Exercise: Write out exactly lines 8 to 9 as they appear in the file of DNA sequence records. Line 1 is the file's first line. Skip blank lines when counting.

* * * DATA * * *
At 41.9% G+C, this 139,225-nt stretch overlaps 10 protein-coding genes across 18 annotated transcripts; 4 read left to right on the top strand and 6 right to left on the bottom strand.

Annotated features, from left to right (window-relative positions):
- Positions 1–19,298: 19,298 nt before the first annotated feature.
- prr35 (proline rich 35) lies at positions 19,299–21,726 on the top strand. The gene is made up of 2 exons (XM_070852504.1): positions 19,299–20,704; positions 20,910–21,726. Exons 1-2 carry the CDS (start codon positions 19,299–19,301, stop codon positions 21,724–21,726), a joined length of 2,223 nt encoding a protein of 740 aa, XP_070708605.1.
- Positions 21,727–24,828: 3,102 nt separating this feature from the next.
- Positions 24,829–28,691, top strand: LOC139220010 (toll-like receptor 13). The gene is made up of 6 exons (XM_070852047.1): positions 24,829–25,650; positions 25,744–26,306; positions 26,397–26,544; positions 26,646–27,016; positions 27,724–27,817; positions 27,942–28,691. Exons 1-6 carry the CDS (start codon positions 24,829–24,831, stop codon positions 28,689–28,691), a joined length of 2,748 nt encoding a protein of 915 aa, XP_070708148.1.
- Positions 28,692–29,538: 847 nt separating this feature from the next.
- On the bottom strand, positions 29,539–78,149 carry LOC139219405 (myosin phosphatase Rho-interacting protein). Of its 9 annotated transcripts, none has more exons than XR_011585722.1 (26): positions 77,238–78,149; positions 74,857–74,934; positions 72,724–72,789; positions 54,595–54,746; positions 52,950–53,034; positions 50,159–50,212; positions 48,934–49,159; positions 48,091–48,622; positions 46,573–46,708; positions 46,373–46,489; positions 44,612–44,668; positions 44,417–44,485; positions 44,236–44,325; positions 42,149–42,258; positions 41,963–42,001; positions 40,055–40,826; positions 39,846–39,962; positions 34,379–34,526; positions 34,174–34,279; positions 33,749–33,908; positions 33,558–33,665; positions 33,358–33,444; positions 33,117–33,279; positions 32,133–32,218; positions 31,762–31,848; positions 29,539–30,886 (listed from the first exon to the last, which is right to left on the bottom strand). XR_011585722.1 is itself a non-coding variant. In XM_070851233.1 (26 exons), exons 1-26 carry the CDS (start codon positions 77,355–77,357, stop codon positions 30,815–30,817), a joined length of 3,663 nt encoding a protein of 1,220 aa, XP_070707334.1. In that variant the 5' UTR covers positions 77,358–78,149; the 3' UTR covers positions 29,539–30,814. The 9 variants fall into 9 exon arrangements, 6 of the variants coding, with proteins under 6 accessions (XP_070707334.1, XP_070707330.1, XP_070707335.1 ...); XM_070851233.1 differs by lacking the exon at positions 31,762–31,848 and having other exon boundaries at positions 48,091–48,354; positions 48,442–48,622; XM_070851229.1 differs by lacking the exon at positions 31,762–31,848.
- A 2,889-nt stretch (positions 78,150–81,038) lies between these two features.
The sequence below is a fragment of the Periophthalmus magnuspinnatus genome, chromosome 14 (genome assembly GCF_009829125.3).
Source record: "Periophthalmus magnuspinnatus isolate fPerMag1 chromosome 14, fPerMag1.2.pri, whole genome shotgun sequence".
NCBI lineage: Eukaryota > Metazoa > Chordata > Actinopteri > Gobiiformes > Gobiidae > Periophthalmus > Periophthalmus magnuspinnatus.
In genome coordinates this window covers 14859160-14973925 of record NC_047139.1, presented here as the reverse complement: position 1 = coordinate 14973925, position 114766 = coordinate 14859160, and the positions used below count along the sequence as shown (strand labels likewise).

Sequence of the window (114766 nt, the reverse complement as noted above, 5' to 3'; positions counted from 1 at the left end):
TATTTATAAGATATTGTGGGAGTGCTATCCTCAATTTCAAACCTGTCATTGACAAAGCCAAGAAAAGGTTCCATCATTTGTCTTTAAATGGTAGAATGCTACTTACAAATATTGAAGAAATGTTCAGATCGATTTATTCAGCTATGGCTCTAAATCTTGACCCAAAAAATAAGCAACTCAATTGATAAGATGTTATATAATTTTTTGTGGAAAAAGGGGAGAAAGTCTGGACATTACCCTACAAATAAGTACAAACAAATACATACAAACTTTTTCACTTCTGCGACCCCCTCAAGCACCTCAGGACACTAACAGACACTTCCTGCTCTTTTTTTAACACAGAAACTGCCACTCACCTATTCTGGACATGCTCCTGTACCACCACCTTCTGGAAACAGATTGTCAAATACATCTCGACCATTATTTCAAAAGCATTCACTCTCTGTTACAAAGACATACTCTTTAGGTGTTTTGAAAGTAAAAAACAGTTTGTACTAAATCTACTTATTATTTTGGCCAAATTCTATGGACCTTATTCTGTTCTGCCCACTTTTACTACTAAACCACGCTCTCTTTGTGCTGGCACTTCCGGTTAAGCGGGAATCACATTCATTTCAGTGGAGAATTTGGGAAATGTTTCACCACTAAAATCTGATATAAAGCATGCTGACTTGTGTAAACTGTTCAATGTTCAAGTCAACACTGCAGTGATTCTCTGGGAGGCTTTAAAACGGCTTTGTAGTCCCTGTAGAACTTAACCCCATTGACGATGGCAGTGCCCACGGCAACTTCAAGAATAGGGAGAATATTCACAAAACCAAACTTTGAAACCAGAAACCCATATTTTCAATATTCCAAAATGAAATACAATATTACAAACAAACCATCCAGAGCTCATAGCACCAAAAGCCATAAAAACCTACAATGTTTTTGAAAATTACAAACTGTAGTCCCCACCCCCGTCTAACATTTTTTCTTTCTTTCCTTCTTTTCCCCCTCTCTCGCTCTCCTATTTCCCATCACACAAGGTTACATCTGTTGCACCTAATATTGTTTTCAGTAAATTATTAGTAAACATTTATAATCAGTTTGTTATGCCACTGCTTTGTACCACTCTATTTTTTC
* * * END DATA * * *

- On the bottom strand, positions 29,539–78,149 carry LOC139219405 (myosin phosphatase Rho-interacting protein). Of its 9 annotated transcripts, none has more exons than XR_011585722.1 (26): positions 77,238–78,149; positions 74,857–74,934; positions 72,724–72,789; positions 54,595–54,746; positions 52,950–53,034; positions 50,159–50,212; positions 48,934–49,159; positions 48,091–48,622; positions 46,573–46,708; positions 46,373–46,489; positions 44,612–44,668; positions 44,417–44,485; positions 44,236–44,325; positions 42,149–42,258; positions 41,963–42,001; positions 40,055–40,826; positions 39,846–39,962; positions 34,379–34,526; positions 34,174–34,279; positions 33,749–33,908; positions 33,558–33,665; positions 33,358–33,444; positions 33,117–33,279; positions 32,133–32,218; positions 31,762–31,848; positions 29,539–30,886 (listed from the first exon to the last, which is right to left on the bottom strand). XR_011585722.1 is itself a non-coding variant. In XM_070851233.1 (26 exons), exons 1-26 carry the CDS (start codon positions 77,355–77,357, stop codon positions 30,815–30,817), a joined length of 3,663 nt encoding a protein of 1,220 aa, XP_070707334.1. In that variant the 5' UTR covers positions 77,358–78,149; the 3' UTR covers positions 29,539–30,814. The 9 variants fall into 9 exon arrangements, 6 of the variants coding, with proteins under 6 accessions (XP_070707334.1, XP_070707330.1, XP_070707335.1 ...); XM_070851233.1 differs by lacking the exon at positions 31,762–31,848 and having other exon boundaries at positions 48,091–48,354; positions 48,442–48,622; XM_070851229.1 differs by lacking the exon at positions 31,762–31,848.
- A 2,889-nt stretch (positions 78,150–81,038) lies between these two features.